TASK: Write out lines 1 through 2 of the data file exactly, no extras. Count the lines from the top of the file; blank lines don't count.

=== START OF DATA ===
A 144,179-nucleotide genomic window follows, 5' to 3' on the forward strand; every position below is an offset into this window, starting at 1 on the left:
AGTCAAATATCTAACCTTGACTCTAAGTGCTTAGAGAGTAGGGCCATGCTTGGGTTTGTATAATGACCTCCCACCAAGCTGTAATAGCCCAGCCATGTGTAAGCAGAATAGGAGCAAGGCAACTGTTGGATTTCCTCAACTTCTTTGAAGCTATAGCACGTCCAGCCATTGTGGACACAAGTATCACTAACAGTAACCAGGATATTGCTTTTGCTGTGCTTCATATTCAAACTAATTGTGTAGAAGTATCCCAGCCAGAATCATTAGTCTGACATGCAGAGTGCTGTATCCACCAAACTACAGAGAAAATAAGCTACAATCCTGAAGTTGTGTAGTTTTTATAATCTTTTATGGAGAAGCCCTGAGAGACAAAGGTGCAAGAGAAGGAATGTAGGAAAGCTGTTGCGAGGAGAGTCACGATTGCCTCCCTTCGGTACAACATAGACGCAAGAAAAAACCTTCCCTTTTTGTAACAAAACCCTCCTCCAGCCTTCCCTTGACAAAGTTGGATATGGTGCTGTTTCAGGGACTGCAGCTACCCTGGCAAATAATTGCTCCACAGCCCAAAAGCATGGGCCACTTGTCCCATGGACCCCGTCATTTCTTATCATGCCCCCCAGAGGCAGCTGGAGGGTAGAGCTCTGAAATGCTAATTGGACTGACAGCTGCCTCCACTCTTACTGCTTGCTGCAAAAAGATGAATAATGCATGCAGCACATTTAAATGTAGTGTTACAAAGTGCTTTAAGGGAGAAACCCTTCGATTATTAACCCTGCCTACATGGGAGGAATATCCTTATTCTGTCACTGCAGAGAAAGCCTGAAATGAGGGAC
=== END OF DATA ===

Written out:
A 144,179-nucleotide genomic window follows, 5' to 3' on the forward strand; every position below is an offset into this window, starting at 1 on the left:
AGTCAAATATCTAACCTTGACTCTAAGTGCTTAGAGAGTAGGGCCATGCTTGGGTTTGTATAATGACCTCCCACCAAGCTGTAATAGCCCAGCCATGTGTAAGCAGAATAGGAGCAAGGCAACTGTTGGATTTCCTCAACTTCTTTGAAGCTATAGCACGTCCAGCCATTGTGGACACAAGTATCACTAACAGTAACCAGGATATTGCTTTTGCTGTGCTTCATATTCAAACTAATTGTGTAGAAGTATCCCAGCCAGAATCATTAGTCTGACATGCAGAGTGCTGTATCCACCAAACTACAGAGAAAATAAGCTACAATCCTGAAGTTGTGTAGTTTTTATAATCTTTTATGGAGAAGCCCTGAGAGACAAAGGTGCAAGAGAAGGAATGTAGGAAAGCTGTTGCGAGGAGAGTCACGATTGCCTCCCTTCGGTACAACATAGACGCAAGAAAAAACCTTCCCTTTTTGTAACAAAACCCTCCTCCAGCCTTCCCTTGACAAAGTTGGATATGGTGCTGTTTCAGGGACTGCAGCTACCCTGGCAAATAATTGCTCCACAGCCCAAAAGCATGGGCCACTTGTCCCATGGACCCCGTCATTTCTTATCATGCCCCCCAGAGGCAGCTGGAGGGTAGAGCTCTGAAATGCTAATTGGACTGACAGCTGCCTCCACTCTTACTGCTTGCTGCAAAAAGATGAATAATGCATGCAGCACATTTAAATGTAGTGTTACAAAGTGCTTTAAGGGAGAAACCCTTCGATTATTAACCCTGCCTACATGGGAGGAATATCCTTATTCTGTCACTGCAGAGAAAGCCTGAAATGAGGGAC